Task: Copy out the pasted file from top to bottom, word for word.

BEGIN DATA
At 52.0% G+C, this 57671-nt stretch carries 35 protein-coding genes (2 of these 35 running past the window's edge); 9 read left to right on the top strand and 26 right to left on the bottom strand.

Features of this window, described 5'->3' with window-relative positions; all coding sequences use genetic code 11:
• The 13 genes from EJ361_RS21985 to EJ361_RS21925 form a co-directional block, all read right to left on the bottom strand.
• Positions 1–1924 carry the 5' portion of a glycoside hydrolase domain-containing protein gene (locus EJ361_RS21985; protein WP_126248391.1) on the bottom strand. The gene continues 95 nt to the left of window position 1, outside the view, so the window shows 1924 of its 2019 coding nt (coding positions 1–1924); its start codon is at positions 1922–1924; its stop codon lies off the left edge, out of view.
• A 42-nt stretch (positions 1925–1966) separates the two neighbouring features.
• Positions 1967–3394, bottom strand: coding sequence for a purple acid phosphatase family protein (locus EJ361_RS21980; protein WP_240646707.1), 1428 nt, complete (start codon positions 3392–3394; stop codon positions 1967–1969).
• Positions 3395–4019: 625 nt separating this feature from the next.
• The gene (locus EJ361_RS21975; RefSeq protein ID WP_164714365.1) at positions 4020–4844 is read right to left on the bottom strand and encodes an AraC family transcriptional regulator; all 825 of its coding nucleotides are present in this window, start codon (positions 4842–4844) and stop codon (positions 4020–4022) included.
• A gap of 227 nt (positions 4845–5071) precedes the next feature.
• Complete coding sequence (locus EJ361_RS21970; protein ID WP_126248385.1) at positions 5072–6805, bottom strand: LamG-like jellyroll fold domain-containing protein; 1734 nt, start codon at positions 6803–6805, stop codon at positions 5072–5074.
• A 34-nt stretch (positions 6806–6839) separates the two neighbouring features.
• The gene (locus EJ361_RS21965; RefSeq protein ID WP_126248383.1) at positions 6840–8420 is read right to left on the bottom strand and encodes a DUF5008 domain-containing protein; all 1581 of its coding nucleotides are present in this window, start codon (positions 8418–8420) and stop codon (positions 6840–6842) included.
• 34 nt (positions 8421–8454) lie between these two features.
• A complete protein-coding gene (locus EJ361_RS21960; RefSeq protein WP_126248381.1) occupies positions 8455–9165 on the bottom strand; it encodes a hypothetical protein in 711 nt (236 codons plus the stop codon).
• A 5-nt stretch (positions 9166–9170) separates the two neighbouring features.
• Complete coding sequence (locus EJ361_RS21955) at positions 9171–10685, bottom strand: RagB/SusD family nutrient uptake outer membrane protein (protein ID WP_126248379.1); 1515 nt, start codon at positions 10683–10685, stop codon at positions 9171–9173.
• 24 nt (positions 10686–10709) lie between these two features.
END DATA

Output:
At 52.0% G+C, this 57671-nt stretch carries 35 protein-coding genes (2 of these 35 running past the window's edge); 9 read left to right on the top strand and 26 right to left on the bottom strand.

Features of this window, described 5'->3' with window-relative positions; all coding sequences use genetic code 11:
• The 13 genes from EJ361_RS21985 to EJ361_RS21925 form a co-directional block, all read right to left on the bottom strand.
• Positions 1–1924 carry the 5' portion of a glycoside hydrolase domain-containing protein gene (locus EJ361_RS21985; protein WP_126248391.1) on the bottom strand. The gene continues 95 nt to the left of window position 1, outside the view, so the window shows 1924 of its 2019 coding nt (coding positions 1–1924); its start codon is at positions 1922–1924; its stop codon lies off the left edge, out of view.
• A 42-nt stretch (positions 1925–1966) separates the two neighbouring features.
• Positions 1967–3394, bottom strand: coding sequence for a purple acid phosphatase family protein (locus EJ361_RS21980; protein WP_240646707.1), 1428 nt, complete (start codon positions 3392–3394; stop codon positions 1967–1969).
• Positions 3395–4019: 625 nt separating this feature from the next.
• The gene (locus EJ361_RS21975; RefSeq protein ID WP_164714365.1) at positions 4020–4844 is read right to left on the bottom strand and encodes an AraC family transcriptional regulator; all 825 of its coding nucleotides are present in this window, start codon (positions 4842–4844) and stop codon (positions 4020–4022) included.
• A gap of 227 nt (positions 4845–5071) precedes the next feature.
• Complete coding sequence (locus EJ361_RS21970; protein ID WP_126248385.1) at positions 5072–6805, bottom strand: LamG-like jellyroll fold domain-containing protein; 1734 nt, start codon at positions 6803–6805, stop codon at positions 5072–5074.
• A 34-nt stretch (positions 6806–6839) separates the two neighbouring features.
• The gene (locus EJ361_RS21965; RefSeq protein ID WP_126248383.1) at positions 6840–8420 is read right to left on the bottom strand and encodes a DUF5008 domain-containing protein; all 1581 of its coding nucleotides are present in this window, start codon (positions 8418–8420) and stop codon (positions 6840–6842) included.
• 34 nt (positions 8421–8454) lie between these two features.
• A complete protein-coding gene (locus EJ361_RS21960; RefSeq protein WP_126248381.1) occupies positions 8455–9165 on the bottom strand; it encodes a hypothetical protein in 711 nt (236 codons plus the stop codon).
• A 5-nt stretch (positions 9166–9170) separates the two neighbouring features.
• Complete coding sequence (locus EJ361_RS21955) at positions 9171–10685, bottom strand: RagB/SusD family nutrient uptake outer membrane protein (protein ID WP_126248379.1); 1515 nt, start codon at positions 10683–10685, stop codon at positions 9171–9173.
• 24 nt (positions 10686–10709) lie between these two features.